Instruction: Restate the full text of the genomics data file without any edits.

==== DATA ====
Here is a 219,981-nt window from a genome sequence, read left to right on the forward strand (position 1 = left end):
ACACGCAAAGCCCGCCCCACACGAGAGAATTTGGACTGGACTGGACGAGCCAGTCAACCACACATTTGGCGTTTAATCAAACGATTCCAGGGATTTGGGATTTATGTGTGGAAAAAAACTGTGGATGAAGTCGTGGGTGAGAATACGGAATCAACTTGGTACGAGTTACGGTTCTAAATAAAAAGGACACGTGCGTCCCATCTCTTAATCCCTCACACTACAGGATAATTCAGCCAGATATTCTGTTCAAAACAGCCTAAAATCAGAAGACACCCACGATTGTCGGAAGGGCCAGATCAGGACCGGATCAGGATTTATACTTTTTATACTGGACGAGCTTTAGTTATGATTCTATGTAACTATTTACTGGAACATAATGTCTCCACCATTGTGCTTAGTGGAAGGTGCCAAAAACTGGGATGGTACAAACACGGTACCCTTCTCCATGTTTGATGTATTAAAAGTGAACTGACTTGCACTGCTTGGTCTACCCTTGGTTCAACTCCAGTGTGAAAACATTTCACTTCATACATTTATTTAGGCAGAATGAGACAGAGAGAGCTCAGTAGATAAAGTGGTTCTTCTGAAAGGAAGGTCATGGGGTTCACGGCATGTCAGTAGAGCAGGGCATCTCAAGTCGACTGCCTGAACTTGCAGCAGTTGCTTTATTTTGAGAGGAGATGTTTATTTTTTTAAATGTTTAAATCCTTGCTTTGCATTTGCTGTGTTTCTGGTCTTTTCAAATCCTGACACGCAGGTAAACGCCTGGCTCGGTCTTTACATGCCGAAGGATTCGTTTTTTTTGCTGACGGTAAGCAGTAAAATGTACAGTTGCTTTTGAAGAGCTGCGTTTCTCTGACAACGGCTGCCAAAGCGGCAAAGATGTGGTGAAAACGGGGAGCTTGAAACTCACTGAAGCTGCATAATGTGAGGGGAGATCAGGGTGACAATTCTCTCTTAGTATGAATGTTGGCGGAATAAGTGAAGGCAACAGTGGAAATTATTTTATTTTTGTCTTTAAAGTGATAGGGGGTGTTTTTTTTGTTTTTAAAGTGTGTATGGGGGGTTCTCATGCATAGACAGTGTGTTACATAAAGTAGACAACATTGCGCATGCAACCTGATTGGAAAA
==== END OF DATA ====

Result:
Here is a 219,981-nt window from a genome sequence, read left to right on the forward strand (position 1 = left end):
ACACGCAAAGCCCGCCCCACACGAGAGAATTTGGACTGGACTGGACGAGCCAGTCAACCACACATTTGGCGTTTAATCAAACGATTCCAGGGATTTGGGATTTATGTGTGGAAAAAAACTGTGGATGAAGTCGTGGGTGAGAATACGGAATCAACTTGGTACGAGTTACGGTTCTAAATAAAAAGGACACGTGCGTCCCATCTCTTAATCCCTCACACTACAGGATAATTCAGCCAGATATTCTGTTCAAAACAGCCTAAAATCAGAAGACACCCACGATTGTCGGAAGGGCCAGATCAGGACCGGATCAGGATTTATACTTTTTATACTGGACGAGCTTTAGTTATGATTCTATGTAACTATTTACTGGAACATAATGTCTCCACCATTGTGCTTAGTGGAAGGTGCCAAAAACTGGGATGGTACAAACACGGTACCCTTCTCCATGTTTGATGTATTAAAAGTGAACTGACTTGCACTGCTTGGTCTACCCTTGGTTCAACTCCAGTGTGAAAACATTTCACTTCATACATTTATTTAGGCAGAATGAGACAGAGAGAGCTCAGTAGATAAAGTGGTTCTTCTGAAAGGAAGGTCATGGGGTTCACGGCATGTCAGTAGAGCAGGGCATCTCAAGTCGACTGCCTGAACTTGCAGCAGTTGCTTTATTTTGAGAGGAGATGTTTATTTTTTTAAATGTTTAAATCCTTGCTTTGCATTTGCTGTGTTTCTGGTCTTTTCAAATCCTGACACGCAGGTAAACGCCTGGCTCGGTCTTTACATGCCGAAGGATTCGTTTTTTTTGCTGACGGTAAGCAGTAAAATGTACAGTTGCTTTTGAAGAGCTGCGTTTCTCTGACAACGGCTGCCAAAGCGGCAAAGATGTGGTGAAAACGGGGAGCTTGAAACTCACTGAAGCTGCATAATGTGAGGGGAGATCAGGGTGACAATTCTCTCTTAGTATGAATGTTGGCGGAATAAGTGAAGGCAACAGTGGAAATTATTTTATTTTTGTCTTTAAAGTGATAGGGGGTGTTTTTTTTGTTTTTAAAGTGTGTATGGGGGGTTCTCATGCATAGACAGTGTGTTACATAAAGTAGACAACATTGCGCATGCAACCTGATTGGAAAA